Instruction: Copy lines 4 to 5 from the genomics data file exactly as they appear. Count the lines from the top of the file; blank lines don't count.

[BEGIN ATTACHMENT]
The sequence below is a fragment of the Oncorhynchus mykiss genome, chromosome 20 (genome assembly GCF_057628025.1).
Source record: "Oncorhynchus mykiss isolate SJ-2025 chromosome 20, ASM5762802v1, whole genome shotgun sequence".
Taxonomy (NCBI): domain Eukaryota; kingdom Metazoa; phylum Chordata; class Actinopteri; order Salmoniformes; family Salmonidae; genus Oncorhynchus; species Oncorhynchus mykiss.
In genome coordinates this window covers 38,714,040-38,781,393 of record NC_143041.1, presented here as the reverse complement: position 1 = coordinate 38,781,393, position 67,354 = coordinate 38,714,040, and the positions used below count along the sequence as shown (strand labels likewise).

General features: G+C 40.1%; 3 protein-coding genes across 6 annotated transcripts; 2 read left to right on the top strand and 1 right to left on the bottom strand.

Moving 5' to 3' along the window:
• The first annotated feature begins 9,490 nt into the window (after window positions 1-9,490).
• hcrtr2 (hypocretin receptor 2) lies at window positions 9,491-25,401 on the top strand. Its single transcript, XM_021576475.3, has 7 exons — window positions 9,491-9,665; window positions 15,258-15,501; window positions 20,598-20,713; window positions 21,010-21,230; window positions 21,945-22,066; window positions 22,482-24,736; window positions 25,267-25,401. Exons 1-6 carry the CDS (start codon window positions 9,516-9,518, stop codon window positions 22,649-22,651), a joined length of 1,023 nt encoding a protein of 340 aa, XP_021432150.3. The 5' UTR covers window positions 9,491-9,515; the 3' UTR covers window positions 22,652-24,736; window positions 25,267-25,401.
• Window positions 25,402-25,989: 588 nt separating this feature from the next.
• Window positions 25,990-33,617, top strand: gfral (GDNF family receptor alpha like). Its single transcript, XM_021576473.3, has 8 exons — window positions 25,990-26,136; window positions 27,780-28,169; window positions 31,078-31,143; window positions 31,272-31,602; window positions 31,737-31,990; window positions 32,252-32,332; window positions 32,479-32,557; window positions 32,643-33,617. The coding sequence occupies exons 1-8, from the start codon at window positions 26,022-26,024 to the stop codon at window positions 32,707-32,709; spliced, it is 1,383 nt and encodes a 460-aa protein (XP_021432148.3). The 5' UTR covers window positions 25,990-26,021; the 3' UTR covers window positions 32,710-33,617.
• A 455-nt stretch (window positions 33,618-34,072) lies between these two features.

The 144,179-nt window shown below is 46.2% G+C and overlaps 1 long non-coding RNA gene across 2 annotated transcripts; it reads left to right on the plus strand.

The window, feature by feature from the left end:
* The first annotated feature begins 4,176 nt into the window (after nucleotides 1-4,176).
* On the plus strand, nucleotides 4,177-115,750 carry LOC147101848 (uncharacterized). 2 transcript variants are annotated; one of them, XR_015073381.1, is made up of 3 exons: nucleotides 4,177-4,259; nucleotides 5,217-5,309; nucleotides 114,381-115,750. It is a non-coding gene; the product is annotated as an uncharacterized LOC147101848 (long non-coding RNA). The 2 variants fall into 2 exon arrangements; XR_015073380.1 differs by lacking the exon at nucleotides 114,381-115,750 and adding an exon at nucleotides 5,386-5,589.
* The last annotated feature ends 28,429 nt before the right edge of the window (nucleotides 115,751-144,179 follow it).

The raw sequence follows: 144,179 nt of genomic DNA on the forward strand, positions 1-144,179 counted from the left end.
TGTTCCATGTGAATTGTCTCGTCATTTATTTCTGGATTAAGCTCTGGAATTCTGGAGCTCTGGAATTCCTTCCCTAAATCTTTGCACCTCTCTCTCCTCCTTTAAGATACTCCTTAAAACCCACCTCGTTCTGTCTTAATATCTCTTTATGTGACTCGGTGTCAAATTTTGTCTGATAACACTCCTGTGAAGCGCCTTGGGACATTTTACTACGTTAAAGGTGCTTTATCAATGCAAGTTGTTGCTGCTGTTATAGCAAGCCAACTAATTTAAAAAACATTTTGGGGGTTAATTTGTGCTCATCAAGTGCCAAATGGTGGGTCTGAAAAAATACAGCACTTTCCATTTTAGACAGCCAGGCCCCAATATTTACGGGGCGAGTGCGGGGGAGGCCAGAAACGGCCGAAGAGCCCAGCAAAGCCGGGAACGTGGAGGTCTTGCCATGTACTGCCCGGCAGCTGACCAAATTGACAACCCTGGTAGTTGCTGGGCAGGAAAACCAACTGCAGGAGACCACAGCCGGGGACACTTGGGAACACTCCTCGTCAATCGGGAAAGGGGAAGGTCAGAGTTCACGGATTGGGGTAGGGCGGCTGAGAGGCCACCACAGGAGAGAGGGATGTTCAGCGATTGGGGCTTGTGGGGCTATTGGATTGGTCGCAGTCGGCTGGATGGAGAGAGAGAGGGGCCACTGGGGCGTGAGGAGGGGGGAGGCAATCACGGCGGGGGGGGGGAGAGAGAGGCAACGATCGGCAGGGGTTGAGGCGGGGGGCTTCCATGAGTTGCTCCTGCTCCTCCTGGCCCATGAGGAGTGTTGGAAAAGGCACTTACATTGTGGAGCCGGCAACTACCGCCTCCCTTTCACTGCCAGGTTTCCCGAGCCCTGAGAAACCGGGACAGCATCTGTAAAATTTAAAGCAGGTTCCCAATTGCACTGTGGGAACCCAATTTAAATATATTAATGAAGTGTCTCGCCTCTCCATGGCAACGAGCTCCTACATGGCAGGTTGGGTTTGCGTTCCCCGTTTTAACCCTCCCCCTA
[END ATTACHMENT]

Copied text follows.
In genome coordinates this window covers 38,714,040-38,781,393 of record NC_143041.1, presented here as the reverse complement: position 1 = coordinate 38,781,393, position 67,354 = coordinate 38,714,040, and the positions used below count along the sequence as shown (strand labels likewise).

General features: G+C 40.1%; 3 protein-coding genes across 6 annotated transcripts; 2 read left to right on the top strand and 1 right to left on the bottom strand.